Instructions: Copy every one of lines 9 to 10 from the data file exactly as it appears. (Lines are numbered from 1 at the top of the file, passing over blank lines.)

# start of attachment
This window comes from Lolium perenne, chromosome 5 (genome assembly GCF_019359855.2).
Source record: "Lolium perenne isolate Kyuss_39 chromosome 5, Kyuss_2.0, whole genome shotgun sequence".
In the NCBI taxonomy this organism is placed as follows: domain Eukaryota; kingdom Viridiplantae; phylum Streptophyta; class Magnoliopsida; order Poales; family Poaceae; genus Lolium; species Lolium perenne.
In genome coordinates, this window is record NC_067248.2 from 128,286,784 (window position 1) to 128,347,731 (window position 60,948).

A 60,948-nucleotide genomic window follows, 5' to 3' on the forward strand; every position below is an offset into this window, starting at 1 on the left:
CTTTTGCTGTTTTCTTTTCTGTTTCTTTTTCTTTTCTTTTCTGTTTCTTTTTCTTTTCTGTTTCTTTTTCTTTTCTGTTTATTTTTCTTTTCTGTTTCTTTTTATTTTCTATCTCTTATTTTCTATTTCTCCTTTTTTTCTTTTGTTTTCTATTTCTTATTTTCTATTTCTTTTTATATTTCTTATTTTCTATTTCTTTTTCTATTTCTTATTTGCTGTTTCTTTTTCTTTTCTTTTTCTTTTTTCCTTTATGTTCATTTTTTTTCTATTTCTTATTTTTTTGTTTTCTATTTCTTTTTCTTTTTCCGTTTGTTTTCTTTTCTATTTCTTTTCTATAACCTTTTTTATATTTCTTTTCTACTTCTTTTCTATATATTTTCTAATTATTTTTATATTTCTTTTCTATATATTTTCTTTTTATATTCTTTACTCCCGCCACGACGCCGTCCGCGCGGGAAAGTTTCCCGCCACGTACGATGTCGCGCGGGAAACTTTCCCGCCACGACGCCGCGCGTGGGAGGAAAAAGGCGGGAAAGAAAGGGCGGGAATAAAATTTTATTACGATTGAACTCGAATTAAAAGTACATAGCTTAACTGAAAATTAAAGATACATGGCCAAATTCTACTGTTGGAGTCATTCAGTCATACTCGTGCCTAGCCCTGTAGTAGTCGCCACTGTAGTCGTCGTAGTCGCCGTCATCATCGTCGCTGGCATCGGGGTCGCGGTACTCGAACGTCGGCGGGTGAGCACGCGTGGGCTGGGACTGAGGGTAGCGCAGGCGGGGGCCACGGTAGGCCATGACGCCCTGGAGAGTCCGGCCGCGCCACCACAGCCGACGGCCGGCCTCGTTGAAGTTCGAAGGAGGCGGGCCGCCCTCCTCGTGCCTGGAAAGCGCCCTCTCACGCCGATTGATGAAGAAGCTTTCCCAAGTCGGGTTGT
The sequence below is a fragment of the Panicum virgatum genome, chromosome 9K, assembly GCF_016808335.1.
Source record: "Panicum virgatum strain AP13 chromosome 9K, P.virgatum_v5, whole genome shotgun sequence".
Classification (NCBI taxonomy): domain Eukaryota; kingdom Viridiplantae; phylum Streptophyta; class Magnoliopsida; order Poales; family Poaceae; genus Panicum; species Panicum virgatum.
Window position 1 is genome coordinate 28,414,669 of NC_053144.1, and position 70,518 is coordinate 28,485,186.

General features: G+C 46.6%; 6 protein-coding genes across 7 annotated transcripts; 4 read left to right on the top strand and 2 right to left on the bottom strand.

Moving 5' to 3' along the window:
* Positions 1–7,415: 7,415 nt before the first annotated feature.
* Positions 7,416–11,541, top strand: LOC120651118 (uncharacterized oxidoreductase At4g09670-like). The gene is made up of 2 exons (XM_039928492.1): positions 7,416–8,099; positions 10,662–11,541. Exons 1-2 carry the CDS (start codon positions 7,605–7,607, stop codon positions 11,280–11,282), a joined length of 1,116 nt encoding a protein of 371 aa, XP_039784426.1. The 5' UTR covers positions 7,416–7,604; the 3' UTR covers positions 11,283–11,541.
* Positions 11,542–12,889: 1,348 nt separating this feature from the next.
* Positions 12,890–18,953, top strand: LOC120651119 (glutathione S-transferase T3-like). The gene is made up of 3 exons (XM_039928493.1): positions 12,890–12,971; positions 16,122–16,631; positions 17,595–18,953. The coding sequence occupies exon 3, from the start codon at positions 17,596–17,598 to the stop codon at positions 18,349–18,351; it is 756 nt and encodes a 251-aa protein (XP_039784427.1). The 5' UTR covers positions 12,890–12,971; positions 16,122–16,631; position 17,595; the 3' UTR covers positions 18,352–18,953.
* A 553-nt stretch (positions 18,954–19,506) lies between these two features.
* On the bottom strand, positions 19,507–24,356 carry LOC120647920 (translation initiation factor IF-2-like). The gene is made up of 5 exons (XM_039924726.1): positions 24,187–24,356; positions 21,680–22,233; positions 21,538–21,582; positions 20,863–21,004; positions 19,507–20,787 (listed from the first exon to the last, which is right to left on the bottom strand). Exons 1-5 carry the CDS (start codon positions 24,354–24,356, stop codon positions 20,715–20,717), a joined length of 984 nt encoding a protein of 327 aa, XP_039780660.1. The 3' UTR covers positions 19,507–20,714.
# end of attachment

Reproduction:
Classification (NCBI taxonomy): domain Eukaryota; kingdom Viridiplantae; phylum Streptophyta; class Magnoliopsida; order Poales; family Poaceae; genus Panicum; species Panicum virgatum.
Window position 1 is genome coordinate 28,414,669 of NC_053144.1, and position 70,518 is coordinate 28,485,186.